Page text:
[tor-dev] Special-use-TLD support

Sebastian G. <bastik.tor> bastik.tor at googlemail.com
Sun Sep 27 18:46:17 UTC 2015

27.09.2015, 19:47 Jeff Burdges:


I have nothing to add, but there are a few spelling mistakes that
someone might want to correct before adding it to the repository.

> Design
>   We denote by N an abstract name service supplier package.
>   There are two steps required to integrate N safely with Tor :  
>   Of course, N must be modified so as to (a) employ Tor for it's own


>   traffic and (b) to use Tor in a safe way.  We deem this step outside
>   the scope of the present document since it concerns modifications to N
>   that depend upon N's design.  We caution however that peer-to-peer 
>   technologies are famous for sharing unwanted information and producing
>   excessively distinctive traffic profiles, making (b) problematic.
>   Another proposal seeks to provide rudementary tools to asist with (a).


>   We shall instead focus on modifying Tor to route some-but-not-all DNS
>   queries to N.  For this, we propose a NameService configuration option
>   that tells Tor where to obtain the DNS record lying under some specific
>   TLD.
>   Anytime Tor resolves a DNS name ending in an Special-Use TLD appearing
>   in an NameService configuration line then Tor makes an RPC request for
>   the name record using given UNIX domain socket or address and port.
>   We should allow CNAME records to refer to .onion domains, and to 
>   regular DNS names, but care must be taken in handling CNAME records
>   that refer to Special-Use TLDs handled by NameSerice lines.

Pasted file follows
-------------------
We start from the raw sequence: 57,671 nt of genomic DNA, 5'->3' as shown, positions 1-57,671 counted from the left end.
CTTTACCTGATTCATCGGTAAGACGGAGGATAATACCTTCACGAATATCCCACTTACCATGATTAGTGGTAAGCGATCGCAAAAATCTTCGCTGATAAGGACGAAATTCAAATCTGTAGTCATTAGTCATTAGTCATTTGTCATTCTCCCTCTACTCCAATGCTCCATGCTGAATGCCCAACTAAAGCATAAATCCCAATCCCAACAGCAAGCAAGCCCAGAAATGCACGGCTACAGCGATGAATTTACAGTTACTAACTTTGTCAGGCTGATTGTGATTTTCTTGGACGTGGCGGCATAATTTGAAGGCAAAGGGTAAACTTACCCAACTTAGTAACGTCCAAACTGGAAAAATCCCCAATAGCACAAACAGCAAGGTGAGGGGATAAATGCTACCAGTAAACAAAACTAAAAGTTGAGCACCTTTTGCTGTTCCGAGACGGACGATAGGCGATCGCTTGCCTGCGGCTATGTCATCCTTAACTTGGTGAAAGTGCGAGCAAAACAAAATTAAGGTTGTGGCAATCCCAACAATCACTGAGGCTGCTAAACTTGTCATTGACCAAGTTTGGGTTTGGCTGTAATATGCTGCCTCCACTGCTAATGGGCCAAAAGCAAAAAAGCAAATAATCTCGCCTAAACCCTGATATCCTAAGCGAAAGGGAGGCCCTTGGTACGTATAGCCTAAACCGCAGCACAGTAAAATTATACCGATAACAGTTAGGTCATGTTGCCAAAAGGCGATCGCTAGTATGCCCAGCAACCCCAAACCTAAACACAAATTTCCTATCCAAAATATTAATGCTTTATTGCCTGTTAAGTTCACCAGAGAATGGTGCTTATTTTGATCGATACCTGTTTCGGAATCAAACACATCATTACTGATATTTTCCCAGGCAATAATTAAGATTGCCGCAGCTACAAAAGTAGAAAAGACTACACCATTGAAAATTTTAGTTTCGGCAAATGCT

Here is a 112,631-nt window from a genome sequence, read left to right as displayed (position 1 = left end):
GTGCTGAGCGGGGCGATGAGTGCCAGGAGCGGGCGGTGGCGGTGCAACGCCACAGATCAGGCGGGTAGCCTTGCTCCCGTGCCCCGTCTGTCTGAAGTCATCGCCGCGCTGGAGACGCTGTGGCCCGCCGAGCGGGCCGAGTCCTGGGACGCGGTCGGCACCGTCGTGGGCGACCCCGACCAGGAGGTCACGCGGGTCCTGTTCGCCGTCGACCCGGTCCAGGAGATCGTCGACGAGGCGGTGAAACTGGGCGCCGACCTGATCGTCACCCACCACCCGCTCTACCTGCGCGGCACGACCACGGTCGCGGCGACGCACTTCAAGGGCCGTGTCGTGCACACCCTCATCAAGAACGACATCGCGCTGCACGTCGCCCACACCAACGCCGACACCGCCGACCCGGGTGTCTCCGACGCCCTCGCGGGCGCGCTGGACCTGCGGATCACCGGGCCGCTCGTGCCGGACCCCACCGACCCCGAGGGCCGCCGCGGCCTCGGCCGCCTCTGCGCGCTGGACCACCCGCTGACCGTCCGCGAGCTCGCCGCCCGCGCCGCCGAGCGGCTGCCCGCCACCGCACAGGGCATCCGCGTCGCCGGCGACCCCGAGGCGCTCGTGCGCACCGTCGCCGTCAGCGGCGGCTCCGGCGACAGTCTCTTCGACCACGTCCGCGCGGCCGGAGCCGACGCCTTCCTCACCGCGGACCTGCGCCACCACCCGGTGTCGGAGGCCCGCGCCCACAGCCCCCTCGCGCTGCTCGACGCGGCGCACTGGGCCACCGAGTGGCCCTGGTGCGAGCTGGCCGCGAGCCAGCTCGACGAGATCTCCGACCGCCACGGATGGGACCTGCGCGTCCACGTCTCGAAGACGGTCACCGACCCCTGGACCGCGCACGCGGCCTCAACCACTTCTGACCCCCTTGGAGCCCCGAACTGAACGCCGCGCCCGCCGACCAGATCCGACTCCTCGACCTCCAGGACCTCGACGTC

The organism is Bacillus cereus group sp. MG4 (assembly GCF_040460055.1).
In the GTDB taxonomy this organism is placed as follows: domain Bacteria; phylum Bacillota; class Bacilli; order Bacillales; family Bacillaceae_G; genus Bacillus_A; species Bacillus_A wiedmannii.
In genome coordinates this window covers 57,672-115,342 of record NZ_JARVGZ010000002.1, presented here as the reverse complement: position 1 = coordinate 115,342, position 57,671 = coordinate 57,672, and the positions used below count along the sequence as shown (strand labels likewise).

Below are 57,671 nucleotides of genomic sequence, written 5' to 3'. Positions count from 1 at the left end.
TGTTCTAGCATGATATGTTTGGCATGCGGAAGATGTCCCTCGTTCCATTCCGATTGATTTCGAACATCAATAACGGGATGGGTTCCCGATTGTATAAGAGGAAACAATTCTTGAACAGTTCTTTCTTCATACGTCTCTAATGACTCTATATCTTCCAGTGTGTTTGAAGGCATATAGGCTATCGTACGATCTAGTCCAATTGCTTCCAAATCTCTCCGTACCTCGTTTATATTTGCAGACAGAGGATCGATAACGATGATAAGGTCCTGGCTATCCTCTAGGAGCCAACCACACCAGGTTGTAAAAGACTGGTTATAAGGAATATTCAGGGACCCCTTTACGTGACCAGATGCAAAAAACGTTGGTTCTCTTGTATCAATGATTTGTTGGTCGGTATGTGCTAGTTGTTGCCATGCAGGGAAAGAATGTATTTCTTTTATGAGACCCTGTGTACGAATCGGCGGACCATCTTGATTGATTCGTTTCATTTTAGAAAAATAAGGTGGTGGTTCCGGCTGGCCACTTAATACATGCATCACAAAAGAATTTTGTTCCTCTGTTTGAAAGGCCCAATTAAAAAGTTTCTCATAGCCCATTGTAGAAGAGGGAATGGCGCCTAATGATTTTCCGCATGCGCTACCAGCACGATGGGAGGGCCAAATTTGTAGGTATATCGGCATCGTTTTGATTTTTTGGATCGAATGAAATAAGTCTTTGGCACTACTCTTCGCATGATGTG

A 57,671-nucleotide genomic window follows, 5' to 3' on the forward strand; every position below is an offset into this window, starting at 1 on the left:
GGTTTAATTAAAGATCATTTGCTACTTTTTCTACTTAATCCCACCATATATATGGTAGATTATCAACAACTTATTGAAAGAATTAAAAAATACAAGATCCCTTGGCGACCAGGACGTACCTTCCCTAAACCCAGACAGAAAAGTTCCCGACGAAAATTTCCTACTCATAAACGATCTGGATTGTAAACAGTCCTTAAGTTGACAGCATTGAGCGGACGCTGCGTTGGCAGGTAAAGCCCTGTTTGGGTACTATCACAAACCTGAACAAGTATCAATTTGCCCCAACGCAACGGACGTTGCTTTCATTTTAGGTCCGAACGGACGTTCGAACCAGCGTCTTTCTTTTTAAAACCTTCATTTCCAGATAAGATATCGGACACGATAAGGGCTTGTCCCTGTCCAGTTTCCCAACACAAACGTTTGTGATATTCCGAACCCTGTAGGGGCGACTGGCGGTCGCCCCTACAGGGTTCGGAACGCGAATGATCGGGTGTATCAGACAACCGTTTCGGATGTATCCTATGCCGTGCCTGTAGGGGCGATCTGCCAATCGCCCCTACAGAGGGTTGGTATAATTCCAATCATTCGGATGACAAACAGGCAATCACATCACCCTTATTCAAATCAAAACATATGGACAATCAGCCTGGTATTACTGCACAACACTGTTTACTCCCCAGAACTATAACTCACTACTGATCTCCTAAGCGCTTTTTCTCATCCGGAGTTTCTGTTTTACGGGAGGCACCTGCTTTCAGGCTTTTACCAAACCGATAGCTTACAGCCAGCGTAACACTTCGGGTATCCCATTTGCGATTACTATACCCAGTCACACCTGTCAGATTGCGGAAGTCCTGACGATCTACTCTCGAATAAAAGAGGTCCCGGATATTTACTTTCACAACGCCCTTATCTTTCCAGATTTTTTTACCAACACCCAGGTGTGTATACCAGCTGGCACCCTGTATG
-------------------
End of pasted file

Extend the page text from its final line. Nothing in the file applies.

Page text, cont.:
>   Tor should reject CNAME records that refer to the .exit domains.

(I wonder if .exit is still valid, also if it is 'the' .exit instead of
just .exit)

> Configuration
>   We propose two Tor configuration options :
>     NameSubstitution [.]source_dnspath [.]target_dnspath
>     NameService [.]dnspath socketspec
>       [noncannonical] [timeout=num]
>       [-- service specific options]
>   We require that socketspec be either the path to a UNIX domain socket 
>   or an address of the form IP:port.  We also require that that each

'that' appears twice.

>   *dnspath be a string conforming to RFC 952 and RFC 1123 sec. 2.1.
>   In other words, a dnsspec consists of a series of labels separated by
>   periods . with each label of up to 63 characters consisting of the 
>   letters a-z in a case insensitive mannor, the digits 0-9, and the


>   hyphen -, but hyphens may not appear at the beginning or end of labels.
>   NameSubstitution rules are applied only to DNS query strings provided
>   by the user, not CNAME results.  If a trailing substring of a query
>   matches source_dnspath then it is replaced by target_dnspath.
>   NameService rules route matching query to to appropriate name service

'to' appears twice, and I guess it is not correct. I fail to parse the
sentence, but it might be 'matching queries' or 'a matching query'.

>   supplier software.  If a trailing substring of a query matches dnspath,
>   then a query is sent to the socketspec using the RPC protcol descrived


>   below.  Of course, NameService rules are applied only after all the
>   NameSubstitution rules. 
>   There is no way to know in advance if N handles cahcing itself, much


>   less if it handles caching in a way suitable for Tor.  
>   Ideally, we should demands that N return an approporaite expiration


>   time, which  Tor can respect  without harming safety or performance.  
>   If this  proves problematic, then configuration options could be added
>   to adjust Tor's caching behavior.
>   Seconds is the unit for the timeout option, which defaults to 60 and
>   applies only to the name service supplier lookup.  Tor DNS queries, 
>   or attempts to contact .onion addresses, that result from CNAME records
>   should be given the full timeout alloted to standard Tor DNS queries,
>   .onion lookups, etc.
>   Any text following -- is passed verbatim to the name service suppllier


>   as service specific options, according to the RPC protocol described 
>   below.

Best regards,
Sebastian G.

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